When I first developed BuildMonitor, I thought that the typical users would be something like a team of 5-10 developers working on a project, and they would be located in the same building.
After v0.1 was released and feedback started coming in, I learned that some users want to monitor 10-20 projects on the same Hudson instance, there are projects with developers scattered across different time zones, and there was someone who asked for non-English translations since Hudson itself has been translated to 7 languages.
On v0.1 BuildMonitor attempted to parse a complete Atom feed using jFeed & jQuery, which was ok on my tiny test feed, but failed misserably on real projects with lots of builds resulting in large feed. The full Atom feed parsing slowed Firefox for several seconds and froze the user interface, specially on low-spec machines.
This had since been fixed by parsing only the minimum required elements and by limiting the number of builds to parse. I also decided to use plain DOMParser instead of jFeed.
Mozilla Add-ons Policy
Mozilla has been doing a great job with ensuring the quality of the add-ons with their policy which protects Firefox users from malicious add-ons. The policy requires user reviews for public access nomination, but at the same time the site requires user registrations / login to download a sandboxed add-on, something that most people like to avoid.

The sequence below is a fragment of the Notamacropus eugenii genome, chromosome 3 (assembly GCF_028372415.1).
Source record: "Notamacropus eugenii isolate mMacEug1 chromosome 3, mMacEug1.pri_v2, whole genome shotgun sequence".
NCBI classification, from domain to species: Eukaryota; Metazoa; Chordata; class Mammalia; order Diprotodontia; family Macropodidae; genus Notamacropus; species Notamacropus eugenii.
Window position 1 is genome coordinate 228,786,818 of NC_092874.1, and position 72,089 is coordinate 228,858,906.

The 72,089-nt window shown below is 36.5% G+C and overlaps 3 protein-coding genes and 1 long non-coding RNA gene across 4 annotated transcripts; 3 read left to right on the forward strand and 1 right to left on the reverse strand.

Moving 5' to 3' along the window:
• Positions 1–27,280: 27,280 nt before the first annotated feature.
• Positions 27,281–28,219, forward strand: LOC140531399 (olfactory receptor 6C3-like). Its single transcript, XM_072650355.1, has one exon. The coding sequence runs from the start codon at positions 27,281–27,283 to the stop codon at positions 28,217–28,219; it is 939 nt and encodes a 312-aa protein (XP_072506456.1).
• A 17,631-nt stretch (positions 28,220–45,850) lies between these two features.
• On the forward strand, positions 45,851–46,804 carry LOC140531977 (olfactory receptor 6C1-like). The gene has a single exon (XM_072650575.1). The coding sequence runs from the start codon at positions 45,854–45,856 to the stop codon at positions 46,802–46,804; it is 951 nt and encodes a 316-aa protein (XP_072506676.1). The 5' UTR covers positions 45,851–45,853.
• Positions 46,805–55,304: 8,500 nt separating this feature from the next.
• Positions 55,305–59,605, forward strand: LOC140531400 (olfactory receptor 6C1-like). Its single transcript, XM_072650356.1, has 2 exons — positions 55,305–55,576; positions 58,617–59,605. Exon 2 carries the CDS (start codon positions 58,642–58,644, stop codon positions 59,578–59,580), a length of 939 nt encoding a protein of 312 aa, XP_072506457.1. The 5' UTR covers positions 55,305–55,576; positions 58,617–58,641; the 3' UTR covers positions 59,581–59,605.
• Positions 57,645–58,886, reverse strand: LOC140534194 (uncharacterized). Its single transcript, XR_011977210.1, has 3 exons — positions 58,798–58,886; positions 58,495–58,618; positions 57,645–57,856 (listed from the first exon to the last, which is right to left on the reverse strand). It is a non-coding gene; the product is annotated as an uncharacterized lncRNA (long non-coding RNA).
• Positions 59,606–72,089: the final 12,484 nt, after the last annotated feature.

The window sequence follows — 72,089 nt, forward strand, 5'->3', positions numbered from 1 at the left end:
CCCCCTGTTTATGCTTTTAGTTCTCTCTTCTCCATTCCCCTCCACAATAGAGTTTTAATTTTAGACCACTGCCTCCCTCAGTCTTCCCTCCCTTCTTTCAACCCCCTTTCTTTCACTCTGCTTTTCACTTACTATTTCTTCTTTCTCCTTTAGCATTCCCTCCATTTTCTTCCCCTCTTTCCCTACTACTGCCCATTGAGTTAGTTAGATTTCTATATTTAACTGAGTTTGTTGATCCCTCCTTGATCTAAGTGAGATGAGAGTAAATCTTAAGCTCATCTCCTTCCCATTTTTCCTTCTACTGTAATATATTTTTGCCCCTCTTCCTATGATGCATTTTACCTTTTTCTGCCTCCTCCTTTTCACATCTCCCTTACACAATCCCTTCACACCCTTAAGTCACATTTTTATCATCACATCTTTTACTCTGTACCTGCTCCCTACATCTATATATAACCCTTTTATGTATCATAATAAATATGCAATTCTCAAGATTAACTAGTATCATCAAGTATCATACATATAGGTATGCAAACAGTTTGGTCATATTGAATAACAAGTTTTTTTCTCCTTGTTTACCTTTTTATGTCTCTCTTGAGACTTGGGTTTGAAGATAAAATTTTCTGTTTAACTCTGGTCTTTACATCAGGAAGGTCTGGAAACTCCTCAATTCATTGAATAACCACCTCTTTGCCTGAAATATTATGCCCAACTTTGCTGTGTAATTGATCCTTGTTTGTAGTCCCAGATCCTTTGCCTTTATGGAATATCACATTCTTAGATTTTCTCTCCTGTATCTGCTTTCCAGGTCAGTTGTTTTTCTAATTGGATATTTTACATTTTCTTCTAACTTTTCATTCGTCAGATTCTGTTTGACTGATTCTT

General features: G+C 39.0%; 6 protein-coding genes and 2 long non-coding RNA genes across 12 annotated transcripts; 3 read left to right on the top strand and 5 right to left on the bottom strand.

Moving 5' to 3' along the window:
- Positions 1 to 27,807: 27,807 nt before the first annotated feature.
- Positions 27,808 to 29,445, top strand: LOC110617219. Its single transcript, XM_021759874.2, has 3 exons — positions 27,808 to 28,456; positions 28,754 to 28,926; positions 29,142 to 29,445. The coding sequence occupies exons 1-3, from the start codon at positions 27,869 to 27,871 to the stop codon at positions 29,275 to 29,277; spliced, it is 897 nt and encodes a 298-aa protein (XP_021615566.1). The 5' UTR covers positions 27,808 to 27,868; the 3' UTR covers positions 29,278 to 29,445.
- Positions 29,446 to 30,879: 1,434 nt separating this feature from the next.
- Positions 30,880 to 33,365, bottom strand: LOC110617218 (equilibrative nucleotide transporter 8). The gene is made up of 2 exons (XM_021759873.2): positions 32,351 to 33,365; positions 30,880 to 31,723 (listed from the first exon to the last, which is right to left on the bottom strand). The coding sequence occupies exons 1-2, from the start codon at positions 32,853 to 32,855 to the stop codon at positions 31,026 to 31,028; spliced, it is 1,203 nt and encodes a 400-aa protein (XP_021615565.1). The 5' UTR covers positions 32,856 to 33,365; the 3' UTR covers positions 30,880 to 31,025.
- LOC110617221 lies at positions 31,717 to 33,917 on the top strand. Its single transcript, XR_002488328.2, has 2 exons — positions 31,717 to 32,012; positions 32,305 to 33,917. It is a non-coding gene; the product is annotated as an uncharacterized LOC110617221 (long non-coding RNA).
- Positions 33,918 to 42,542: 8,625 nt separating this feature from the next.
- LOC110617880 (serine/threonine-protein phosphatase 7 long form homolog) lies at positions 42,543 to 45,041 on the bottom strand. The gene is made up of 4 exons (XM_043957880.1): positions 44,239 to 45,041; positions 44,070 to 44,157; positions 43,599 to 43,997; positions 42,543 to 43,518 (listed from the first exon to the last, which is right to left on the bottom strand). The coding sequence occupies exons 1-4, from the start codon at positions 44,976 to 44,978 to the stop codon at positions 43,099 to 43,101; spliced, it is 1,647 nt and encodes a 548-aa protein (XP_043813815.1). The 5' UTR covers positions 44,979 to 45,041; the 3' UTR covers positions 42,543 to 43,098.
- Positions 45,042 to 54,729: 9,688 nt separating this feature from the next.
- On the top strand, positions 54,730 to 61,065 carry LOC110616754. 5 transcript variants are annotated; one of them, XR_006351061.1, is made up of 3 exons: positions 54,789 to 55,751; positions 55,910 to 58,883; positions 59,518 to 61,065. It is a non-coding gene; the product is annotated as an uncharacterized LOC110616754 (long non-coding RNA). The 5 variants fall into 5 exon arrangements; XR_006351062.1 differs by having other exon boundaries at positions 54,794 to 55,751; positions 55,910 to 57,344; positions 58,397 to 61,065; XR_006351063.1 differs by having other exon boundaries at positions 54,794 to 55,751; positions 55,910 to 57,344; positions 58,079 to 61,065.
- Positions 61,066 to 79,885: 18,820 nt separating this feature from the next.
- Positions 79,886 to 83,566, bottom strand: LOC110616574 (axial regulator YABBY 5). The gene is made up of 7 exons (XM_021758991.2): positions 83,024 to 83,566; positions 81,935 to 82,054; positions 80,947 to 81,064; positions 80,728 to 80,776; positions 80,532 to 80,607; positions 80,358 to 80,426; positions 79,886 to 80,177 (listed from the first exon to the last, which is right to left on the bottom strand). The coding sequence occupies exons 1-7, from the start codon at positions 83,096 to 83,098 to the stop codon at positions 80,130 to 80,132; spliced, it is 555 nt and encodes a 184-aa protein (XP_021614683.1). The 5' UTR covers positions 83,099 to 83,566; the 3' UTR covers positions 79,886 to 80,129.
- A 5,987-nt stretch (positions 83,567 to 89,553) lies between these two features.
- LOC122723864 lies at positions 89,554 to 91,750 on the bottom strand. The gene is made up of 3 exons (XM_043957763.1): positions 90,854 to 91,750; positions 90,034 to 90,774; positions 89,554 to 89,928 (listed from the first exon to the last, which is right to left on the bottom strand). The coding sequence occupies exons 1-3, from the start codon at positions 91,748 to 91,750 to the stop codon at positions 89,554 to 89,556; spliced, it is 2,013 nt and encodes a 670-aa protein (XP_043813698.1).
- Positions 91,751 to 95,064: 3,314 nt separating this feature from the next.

This introduces a chicken or egg situation. Add-on needs users to test and review the site, but the potential users and reviewers are chased away by the requirement to login. This is even worse for BuildMonitor because the intended audience is targeted to Hudson users, a much smaller portion of Firefox users.
New translation can easily be added to BuildMonitor by adding new locale files to /trunk/hudson/extras/firefox-extension/buildmonitor/src/chrome/locale/ .
As someone who is quite fluent in Indonesian, I attempted to translate BuildMonitor to Bahasa Indonesia (id-ID locale). And it turned out that translating IT terms to Indonesian wasn’t easy, even with the use of Glosarium. I left Indonesia before the era of Internet, and by now there are tons of Indonesian technical terms that I’ve never heard of before.